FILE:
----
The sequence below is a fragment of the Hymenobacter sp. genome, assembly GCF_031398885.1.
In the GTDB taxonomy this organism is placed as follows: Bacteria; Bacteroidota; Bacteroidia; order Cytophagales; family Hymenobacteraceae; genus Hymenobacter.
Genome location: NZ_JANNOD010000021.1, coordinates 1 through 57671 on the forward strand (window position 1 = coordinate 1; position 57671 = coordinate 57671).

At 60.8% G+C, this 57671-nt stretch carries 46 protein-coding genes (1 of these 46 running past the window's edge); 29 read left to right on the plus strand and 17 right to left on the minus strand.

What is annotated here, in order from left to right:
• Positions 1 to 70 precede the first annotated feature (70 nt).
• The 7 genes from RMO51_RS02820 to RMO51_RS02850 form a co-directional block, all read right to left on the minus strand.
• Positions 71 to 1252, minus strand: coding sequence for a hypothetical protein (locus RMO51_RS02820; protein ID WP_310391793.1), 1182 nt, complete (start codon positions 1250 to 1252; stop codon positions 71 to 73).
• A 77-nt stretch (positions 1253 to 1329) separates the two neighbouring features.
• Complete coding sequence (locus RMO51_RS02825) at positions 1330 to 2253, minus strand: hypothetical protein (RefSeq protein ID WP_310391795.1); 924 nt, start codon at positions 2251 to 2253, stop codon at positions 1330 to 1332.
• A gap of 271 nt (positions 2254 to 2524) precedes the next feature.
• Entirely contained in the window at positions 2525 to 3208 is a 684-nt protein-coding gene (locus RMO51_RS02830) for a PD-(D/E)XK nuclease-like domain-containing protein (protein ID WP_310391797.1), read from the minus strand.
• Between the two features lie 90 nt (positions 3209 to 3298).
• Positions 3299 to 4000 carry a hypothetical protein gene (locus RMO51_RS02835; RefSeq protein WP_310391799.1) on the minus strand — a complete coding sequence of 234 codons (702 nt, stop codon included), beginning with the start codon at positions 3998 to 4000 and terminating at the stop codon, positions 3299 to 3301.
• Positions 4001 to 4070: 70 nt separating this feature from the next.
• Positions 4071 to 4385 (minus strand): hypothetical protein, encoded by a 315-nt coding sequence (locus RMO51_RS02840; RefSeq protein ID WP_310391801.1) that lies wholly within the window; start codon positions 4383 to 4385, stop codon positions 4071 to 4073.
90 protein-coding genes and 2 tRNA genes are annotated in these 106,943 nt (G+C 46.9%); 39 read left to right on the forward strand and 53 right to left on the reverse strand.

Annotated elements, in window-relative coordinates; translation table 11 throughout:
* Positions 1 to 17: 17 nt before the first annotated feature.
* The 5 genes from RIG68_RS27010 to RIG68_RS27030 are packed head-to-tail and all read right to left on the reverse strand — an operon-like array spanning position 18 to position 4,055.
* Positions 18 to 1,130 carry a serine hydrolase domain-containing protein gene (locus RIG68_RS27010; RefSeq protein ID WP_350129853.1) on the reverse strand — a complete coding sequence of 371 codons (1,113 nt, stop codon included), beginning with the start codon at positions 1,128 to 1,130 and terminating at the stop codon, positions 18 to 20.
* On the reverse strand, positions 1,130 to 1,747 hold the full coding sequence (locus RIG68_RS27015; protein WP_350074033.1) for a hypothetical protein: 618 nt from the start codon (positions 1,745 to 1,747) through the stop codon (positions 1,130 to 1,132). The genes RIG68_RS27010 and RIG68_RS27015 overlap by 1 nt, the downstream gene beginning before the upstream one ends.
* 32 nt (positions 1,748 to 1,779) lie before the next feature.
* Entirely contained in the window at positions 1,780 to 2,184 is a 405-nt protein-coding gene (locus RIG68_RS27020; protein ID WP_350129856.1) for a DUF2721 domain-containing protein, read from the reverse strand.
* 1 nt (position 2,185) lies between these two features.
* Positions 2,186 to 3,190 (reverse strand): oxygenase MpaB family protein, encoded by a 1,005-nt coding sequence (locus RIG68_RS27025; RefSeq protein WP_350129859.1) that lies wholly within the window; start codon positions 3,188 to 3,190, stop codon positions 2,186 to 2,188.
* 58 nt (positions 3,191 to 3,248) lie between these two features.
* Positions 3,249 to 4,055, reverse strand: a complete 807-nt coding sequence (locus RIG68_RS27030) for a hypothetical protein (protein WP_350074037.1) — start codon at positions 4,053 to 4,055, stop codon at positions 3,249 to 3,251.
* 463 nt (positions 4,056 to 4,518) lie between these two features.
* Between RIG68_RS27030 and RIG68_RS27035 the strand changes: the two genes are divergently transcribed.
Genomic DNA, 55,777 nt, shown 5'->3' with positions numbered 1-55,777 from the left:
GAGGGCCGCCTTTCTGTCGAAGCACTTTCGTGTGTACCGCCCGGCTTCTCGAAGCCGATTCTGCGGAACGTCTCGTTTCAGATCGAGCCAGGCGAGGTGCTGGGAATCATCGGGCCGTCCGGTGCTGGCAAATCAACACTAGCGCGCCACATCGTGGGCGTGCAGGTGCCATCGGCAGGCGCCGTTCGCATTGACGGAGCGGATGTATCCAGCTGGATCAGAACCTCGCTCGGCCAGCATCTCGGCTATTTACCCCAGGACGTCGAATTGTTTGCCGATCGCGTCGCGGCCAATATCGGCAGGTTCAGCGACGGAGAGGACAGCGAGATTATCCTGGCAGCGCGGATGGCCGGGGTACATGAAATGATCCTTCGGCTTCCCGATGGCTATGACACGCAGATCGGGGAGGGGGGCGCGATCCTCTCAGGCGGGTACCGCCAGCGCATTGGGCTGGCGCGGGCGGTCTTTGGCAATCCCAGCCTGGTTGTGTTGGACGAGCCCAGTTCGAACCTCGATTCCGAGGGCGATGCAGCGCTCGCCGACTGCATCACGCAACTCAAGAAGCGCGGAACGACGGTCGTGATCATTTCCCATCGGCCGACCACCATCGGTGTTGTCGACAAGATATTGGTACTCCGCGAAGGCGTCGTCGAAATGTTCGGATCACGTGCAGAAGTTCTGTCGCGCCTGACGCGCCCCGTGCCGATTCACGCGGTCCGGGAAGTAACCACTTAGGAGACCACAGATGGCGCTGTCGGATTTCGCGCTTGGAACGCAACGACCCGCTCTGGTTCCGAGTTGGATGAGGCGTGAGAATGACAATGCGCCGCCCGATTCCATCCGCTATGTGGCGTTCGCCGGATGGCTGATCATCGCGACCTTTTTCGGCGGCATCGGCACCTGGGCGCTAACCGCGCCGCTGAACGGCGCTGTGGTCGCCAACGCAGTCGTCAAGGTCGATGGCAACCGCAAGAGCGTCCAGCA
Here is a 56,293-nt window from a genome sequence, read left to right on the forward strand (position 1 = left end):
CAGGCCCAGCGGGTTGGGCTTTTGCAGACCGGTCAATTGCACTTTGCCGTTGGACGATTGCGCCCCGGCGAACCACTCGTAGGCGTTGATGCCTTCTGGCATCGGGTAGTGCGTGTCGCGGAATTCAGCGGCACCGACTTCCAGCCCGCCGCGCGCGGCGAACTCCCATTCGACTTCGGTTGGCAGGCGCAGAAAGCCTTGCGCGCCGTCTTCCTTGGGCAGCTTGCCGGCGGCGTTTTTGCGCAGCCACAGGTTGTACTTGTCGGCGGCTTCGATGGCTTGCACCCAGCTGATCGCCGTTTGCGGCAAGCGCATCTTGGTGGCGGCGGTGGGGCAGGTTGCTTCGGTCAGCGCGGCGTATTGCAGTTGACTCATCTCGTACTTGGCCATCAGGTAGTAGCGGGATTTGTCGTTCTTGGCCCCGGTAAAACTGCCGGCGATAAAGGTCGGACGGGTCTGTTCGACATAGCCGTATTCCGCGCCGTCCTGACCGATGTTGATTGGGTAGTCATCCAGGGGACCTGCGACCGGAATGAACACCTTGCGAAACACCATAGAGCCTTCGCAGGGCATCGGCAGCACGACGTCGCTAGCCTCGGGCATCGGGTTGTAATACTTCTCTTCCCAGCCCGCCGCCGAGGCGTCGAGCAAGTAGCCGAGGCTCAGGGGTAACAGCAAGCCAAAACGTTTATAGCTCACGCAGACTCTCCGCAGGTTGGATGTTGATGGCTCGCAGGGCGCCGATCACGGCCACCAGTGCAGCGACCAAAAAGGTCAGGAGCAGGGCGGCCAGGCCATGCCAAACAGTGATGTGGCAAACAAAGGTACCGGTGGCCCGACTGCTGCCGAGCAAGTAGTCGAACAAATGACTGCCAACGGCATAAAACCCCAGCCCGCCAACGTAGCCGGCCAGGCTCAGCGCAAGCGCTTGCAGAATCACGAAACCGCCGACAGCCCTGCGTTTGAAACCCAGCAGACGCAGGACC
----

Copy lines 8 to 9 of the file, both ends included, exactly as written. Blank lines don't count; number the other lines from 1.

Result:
• Positions 71 to 1252, minus strand: coding sequence for a hypothetical protein (locus RMO51_RS02820; protein ID WP_310391793.1), 1182 nt, complete (start codon positions 1250 to 1252; stop codon positions 71 to 73).
• A 77-nt stretch (positions 1253 to 1329) separates the two neighbouring features.